If you have trouble staying awake, suffer from excessive daytime sleepiness, easily doze off, take naps on a regular basis, and have difficulty with attention or concentration, you may wonder: Why do I feel sleepy? Some sleep disorders, such as insomnia, make it so you can't sleep, while many others result in poor sleep. Here are some possible reasons why you feel sleepy.
2. Sleep Apnea
Sleep apnea is a condition in which you repeatedly stop breathing while asleep. This results in a loud snort and brief awakening as you gasp for air. This may occur dozens or even a hundred times per hour of sleep. With each awakening, you shift briefly into lighter stages of sleep. This disruption leads to sleep fragmentation and results in significant excessive daytime sleepiness. People with severe sleep apnea are at risk for falling asleep while driving.
A similar condition called upper airway resistance syndrome (UARS) can also be problematic. There are also serious health consequences to sleep apnea, so treatment should be pursued.
There are four defining symptoms of narcolepsy, the least specific being excessive sleepiness. This sleep disorder occurs when there is a problem with the regulation of sleep and wakefulness. Therefore, characteristics of sleep may suddenly occur while awake (such as paralysis) and elements of wakefulness may intrude upon sleep. The most characteristic symptom is cataplexy, which is the sudden loss of muscle tone with emotional stimulus such as surprise or laughter. The sleepiness associated with narcolepsy may require treatment with stimulants such as Ritalin, Provigil, and Nuvigil.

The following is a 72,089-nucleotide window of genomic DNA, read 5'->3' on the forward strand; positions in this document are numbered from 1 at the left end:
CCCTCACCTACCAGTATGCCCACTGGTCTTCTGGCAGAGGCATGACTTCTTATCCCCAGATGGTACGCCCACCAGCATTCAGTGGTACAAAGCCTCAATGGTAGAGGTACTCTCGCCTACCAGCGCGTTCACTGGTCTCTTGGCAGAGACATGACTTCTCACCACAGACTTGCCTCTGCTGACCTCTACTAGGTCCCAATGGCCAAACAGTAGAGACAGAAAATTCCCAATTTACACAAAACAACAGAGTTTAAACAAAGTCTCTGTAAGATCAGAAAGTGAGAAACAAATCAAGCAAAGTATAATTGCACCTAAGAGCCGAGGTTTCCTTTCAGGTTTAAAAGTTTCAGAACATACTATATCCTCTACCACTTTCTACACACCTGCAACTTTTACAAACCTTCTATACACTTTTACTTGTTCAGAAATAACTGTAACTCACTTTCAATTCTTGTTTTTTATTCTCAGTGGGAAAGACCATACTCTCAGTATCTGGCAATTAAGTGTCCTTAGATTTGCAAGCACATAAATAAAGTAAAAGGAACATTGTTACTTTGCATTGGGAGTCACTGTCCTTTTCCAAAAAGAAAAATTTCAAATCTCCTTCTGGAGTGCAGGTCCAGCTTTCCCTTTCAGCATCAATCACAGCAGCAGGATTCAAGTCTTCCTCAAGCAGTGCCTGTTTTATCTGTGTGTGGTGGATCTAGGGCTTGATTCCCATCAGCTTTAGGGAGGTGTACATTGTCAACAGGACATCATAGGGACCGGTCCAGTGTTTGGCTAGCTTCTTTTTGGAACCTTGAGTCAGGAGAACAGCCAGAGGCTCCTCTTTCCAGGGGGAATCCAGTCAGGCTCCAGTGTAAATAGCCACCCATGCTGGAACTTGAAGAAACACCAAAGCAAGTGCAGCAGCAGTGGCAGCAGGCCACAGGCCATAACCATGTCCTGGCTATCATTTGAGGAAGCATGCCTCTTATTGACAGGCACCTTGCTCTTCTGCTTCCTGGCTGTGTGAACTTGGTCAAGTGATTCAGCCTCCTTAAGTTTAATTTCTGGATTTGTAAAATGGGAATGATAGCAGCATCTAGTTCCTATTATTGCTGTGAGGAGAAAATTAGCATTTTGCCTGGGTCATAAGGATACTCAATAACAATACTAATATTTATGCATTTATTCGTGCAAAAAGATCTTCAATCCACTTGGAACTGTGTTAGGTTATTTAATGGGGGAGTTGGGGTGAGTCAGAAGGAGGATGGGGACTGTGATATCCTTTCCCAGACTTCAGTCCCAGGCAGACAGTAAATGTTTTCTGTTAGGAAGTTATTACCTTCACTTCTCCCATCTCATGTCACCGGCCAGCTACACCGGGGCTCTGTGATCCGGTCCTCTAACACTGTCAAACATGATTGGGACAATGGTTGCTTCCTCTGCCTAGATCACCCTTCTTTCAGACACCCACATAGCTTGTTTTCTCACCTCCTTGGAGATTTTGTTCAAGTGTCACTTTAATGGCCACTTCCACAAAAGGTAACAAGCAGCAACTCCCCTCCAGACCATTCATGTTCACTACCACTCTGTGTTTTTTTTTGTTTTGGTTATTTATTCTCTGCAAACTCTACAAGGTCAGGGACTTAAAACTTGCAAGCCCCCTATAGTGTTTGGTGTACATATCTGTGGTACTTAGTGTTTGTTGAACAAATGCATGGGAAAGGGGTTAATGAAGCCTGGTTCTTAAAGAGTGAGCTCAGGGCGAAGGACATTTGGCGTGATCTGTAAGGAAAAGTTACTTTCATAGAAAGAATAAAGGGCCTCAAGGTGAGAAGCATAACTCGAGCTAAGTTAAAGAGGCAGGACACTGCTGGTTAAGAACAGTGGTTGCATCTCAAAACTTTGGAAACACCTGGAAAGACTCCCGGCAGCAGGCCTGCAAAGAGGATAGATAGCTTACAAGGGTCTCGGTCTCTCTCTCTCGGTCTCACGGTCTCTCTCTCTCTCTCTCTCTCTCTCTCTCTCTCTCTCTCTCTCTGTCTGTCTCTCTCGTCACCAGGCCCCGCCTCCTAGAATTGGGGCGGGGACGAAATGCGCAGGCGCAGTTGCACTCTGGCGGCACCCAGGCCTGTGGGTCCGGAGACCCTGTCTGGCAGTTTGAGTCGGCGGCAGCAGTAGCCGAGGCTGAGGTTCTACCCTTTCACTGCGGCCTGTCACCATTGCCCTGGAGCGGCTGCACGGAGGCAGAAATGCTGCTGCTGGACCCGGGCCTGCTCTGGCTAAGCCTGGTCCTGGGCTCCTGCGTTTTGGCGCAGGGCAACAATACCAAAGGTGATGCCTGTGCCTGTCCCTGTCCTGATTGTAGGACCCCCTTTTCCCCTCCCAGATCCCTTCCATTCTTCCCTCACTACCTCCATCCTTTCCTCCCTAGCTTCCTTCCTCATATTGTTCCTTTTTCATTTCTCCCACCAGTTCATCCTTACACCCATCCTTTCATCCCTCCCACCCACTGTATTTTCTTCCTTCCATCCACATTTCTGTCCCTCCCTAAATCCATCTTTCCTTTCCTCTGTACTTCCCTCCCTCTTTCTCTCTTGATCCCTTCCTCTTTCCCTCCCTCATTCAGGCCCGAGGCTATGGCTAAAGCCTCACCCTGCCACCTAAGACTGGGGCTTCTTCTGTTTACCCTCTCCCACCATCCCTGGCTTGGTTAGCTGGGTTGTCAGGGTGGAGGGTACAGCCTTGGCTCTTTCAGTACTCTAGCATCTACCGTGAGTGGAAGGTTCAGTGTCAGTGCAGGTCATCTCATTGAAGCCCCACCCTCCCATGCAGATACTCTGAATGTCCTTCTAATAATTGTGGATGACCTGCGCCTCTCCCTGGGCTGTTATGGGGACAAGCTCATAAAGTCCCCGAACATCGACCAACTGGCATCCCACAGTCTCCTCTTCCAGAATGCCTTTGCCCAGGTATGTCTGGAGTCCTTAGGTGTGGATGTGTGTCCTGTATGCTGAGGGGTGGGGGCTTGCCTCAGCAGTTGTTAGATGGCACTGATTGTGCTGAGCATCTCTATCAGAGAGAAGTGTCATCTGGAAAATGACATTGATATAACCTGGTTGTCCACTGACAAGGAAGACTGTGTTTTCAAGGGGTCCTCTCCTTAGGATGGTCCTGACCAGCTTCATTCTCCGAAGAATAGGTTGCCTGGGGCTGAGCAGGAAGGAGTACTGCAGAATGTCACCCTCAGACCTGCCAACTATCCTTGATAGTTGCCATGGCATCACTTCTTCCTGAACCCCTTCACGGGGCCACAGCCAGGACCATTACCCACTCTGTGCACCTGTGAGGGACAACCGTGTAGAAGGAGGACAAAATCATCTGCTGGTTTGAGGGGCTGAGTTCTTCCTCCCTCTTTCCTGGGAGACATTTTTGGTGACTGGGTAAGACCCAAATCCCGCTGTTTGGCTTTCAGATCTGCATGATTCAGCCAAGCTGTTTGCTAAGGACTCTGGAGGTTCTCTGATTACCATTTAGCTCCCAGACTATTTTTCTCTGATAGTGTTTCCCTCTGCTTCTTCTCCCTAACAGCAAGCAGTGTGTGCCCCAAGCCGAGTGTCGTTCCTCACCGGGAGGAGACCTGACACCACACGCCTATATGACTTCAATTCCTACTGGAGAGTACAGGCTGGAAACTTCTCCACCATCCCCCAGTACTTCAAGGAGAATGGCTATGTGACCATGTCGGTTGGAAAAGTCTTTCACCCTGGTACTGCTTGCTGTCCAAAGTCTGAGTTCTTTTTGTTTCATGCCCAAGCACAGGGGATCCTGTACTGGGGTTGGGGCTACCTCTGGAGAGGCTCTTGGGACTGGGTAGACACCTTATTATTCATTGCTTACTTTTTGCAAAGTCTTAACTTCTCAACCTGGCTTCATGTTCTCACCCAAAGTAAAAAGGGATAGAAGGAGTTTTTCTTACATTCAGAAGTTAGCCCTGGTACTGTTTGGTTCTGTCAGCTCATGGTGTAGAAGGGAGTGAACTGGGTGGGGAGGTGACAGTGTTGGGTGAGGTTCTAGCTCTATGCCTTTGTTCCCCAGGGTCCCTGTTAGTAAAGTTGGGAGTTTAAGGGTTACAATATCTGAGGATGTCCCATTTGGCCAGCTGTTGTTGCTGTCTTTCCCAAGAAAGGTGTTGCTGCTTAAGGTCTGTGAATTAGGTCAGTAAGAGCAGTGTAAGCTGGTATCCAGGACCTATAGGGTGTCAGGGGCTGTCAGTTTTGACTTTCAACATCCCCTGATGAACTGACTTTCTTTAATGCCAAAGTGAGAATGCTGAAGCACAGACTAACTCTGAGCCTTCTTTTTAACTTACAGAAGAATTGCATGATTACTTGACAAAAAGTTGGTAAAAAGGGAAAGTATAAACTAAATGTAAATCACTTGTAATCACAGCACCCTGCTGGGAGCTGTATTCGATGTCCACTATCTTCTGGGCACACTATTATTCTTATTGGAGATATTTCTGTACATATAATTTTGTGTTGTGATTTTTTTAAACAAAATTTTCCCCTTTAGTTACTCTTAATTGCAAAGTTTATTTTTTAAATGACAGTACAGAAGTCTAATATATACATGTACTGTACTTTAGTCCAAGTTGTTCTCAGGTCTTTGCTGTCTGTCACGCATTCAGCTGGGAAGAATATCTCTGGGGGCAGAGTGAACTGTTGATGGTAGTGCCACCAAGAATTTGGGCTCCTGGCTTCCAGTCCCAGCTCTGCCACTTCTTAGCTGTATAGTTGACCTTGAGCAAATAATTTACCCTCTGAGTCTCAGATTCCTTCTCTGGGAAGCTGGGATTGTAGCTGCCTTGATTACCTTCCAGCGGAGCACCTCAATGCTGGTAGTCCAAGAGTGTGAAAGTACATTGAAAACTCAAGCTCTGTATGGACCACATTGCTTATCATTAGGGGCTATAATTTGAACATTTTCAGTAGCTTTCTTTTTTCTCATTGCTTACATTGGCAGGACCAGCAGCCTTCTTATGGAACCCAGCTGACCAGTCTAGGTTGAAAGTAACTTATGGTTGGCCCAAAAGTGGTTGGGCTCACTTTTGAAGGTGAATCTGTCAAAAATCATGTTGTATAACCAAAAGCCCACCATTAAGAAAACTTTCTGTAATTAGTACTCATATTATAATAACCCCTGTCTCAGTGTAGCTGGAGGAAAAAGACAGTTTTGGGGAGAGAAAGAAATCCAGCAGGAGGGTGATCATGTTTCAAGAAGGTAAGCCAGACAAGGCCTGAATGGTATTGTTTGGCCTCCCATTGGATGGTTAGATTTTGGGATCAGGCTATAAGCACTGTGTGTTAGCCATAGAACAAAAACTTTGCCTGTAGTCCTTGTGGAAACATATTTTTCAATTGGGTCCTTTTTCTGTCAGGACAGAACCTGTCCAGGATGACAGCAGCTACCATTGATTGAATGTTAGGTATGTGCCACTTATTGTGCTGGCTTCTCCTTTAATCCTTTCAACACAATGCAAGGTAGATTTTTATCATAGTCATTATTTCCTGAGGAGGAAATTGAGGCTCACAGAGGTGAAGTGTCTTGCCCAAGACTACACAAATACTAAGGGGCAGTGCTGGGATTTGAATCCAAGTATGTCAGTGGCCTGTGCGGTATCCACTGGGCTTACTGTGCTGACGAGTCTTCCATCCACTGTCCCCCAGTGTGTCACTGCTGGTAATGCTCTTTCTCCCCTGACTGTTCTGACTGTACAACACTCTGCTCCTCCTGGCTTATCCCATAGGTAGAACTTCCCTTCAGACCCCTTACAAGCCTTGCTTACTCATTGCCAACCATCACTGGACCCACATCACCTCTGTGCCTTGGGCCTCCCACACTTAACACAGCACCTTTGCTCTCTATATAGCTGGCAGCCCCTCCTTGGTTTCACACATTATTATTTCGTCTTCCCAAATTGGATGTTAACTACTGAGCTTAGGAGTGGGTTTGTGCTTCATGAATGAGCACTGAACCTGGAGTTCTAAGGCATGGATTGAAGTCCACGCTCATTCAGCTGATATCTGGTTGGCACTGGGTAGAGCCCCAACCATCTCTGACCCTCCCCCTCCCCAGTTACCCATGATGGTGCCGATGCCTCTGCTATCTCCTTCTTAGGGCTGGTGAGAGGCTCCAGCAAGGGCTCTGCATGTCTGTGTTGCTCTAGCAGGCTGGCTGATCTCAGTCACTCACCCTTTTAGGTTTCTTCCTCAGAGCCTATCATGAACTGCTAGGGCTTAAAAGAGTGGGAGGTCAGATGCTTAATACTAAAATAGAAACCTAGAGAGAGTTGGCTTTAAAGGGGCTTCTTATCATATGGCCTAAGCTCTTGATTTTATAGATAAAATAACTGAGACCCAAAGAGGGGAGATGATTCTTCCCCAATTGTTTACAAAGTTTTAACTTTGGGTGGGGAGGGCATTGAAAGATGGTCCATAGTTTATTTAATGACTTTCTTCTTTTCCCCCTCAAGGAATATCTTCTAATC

Chronic fatigue syndrome is a condition that might make you feel sleepy. It is characterized by worsened fatigue that occurs after exertion, associated with unrefreshing sleep and often joint and muscle pains. Although the cause of chronic fatigue syndrome is not completely understood, it can lead to significant impairment and disruption of the affected person's life.
Although quite rare, Kleine-Levin syndrome is a condition that may affect young adults and can cause recurrent episodes of excessive sleepiness. These episodes can last for days, weeks, or even months at a time. The sleepiness can be incapacitating. There may be associated symptoms, such as hallucinations or hypersexual or compulsive behaviors. The only treatment known to be beneficial in the treatment of Kleine-Levin syndrome is the mood stabilizer called lithium.
Disorders that cause excessive movements during sleep may lead you to feel sleepy the next day. The most common condition is restless legs syndrome (RLS). This disorder is characterized by an uncomfortable sensation in the legs that often develops in the evening as you are lying down to rest and is relieved by movement.
A commonly associated condition, called periodic limb movement syndrome (PLMS), is diagnosed when there are sudden jerking movements that occur during sleep. There are effective treatments available for these conditions.
Various circadian rhythm disorders may leave you feeling too sleepy. The circadian rhythm is the body's natural clock that helps to coordinate your activities to the timing of light and dark in your environment. If this timing is misaligned, you may find yourself sleepy at inappropriate times.
For example, if you have advanced sleep phase syndrome, you will feel sleepy in the evening. Conversely, with delayed sleep phase syndrome, you will have difficulty falling asleep and feel sleepy in the morning. Fortunately, there are effective treatments for these and other circadian rhythm conditions, such as jet lag and seasonal affective disorder (SAD).